Fewer Californians leaving state than in past recessions

Beware of scare stories about large numbers of people leaving California. It's not happening. So far, fewer than 500,000 residents have migrated out of the state between 2004 and 2010, according to Beacon Economics, which compares with the 1.5 million that left from 1991 to 1998. (Out-migration in the 204-2010 period was initially driven by a lack of affordable housing.) One explanation for the lower numbers is that the most recent downturn was felt all over the nation, with nearby states like Nevada and Arizona facing similarly high jobless levels. No sense moving to some other place that has the same problems. From report:

Second, as hard as the housing meltdown has been for those who bought homes during the bubble, prices have fallen to some of their most affordable levels in many years. In addition, population growth overall has maintained a slightly higher rate than in the 1990s. This is due in part to international immigration, which has run more than double the out-migration of domestic residents, rather than matching the numbers as was the case in the 1990s. Natural increase in our population through new births (taking into account the attrition through deaths) has also continued at a healthy pace through 2010.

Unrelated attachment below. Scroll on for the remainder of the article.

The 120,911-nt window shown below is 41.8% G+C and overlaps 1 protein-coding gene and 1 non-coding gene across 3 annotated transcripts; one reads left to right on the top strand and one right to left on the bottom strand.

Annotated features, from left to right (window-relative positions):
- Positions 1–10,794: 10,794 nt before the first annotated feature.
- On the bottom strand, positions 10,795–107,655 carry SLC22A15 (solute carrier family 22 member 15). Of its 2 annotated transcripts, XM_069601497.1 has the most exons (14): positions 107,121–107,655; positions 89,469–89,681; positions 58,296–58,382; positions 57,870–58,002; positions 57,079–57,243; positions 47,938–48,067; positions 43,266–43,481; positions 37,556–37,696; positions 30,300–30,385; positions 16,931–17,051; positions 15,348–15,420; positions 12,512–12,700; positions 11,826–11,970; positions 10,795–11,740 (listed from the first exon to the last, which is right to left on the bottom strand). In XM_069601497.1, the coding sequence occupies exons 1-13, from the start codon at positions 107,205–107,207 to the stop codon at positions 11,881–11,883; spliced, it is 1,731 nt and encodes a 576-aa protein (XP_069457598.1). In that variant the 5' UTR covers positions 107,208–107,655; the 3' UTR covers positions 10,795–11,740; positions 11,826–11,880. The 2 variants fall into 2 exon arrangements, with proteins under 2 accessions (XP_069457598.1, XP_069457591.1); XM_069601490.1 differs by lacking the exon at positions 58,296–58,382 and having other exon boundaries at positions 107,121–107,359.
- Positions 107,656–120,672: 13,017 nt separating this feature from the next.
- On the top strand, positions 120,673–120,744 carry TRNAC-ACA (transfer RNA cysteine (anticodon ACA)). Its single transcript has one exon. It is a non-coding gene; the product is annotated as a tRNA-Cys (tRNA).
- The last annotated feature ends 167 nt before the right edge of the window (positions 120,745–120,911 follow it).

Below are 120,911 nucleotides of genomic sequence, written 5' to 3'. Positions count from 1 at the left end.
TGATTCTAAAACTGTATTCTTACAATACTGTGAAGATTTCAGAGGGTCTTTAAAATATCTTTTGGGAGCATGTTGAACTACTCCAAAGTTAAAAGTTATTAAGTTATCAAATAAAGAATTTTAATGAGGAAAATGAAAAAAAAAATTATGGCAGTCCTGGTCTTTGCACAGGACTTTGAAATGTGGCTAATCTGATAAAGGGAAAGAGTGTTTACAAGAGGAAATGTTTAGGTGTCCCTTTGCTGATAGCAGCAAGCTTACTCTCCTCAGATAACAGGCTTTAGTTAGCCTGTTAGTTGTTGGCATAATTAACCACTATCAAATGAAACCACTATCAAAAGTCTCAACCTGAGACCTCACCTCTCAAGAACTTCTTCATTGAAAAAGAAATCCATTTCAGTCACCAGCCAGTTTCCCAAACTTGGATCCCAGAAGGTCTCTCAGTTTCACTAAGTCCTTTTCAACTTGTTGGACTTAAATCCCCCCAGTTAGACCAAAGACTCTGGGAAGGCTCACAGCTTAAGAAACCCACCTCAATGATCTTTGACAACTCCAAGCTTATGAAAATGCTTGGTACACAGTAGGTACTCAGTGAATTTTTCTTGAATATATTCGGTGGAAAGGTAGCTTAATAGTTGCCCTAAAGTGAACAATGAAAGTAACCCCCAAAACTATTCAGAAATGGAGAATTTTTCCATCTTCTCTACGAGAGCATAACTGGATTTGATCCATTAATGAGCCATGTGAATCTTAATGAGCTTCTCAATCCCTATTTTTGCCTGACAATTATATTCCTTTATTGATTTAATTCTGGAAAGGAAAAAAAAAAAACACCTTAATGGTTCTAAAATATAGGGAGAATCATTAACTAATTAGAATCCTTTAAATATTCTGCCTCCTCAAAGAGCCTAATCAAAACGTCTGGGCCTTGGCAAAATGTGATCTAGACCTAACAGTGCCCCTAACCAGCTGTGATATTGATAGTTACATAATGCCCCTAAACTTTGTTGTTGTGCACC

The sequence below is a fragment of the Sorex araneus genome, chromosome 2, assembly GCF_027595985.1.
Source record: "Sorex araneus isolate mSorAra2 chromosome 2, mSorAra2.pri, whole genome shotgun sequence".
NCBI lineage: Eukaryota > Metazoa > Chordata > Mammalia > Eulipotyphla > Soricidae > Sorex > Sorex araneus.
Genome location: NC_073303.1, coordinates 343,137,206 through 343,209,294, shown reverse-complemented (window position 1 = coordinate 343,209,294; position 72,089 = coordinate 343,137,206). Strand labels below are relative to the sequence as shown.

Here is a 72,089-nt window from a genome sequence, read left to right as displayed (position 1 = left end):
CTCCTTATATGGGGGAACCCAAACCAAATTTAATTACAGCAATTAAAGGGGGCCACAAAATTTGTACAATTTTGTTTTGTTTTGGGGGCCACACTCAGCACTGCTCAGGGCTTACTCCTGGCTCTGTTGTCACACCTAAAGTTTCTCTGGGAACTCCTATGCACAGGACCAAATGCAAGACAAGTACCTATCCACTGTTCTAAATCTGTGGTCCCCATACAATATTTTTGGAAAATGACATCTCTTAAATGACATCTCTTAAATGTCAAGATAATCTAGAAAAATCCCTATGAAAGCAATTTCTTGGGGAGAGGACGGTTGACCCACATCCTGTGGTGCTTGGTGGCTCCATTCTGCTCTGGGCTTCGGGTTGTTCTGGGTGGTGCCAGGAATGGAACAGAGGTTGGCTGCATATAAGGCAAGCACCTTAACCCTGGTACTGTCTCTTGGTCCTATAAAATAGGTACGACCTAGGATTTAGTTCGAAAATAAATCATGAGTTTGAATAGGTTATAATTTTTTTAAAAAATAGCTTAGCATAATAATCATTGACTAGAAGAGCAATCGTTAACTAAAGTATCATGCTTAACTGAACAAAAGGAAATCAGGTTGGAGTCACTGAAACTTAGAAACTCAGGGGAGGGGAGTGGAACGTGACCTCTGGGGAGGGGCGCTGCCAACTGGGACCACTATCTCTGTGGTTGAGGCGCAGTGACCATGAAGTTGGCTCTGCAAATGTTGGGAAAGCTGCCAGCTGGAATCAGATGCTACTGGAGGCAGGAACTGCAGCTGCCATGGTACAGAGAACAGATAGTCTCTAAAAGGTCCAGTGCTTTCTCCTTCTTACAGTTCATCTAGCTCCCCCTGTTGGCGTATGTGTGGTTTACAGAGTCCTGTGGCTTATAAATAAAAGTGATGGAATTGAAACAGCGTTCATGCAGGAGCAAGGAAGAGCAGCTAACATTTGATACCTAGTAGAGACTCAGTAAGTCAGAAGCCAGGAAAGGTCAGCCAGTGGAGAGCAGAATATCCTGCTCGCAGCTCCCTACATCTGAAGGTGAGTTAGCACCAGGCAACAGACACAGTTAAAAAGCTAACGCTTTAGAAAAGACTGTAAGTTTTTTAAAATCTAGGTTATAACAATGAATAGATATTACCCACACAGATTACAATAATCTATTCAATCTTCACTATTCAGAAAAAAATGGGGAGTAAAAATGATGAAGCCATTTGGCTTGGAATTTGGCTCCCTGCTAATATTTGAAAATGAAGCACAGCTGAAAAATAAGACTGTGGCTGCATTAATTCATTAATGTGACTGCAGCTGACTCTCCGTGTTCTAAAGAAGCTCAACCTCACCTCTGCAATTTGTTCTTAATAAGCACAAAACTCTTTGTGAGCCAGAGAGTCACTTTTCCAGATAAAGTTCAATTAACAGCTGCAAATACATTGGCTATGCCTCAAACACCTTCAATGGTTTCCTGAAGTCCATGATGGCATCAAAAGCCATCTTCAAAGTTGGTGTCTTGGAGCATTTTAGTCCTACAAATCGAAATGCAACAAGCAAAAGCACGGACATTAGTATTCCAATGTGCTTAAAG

With double-digit jobless rates likely to continue well into next year, out-migration might start to pick up (at some point desperate job seekers will take their chances elsewhere). However, the Beacon folks say that the tide might be stemmed by the state's affordable home prices. Also, an increase in international immigration could help bolster the housing market, boost consumer spending, and ultimately lead to more jobs.

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Mark Lacter
Mark Lacter created the LA Biz Observed blog in 2006. He posted until the day before his death on Nov. 13, 2013.
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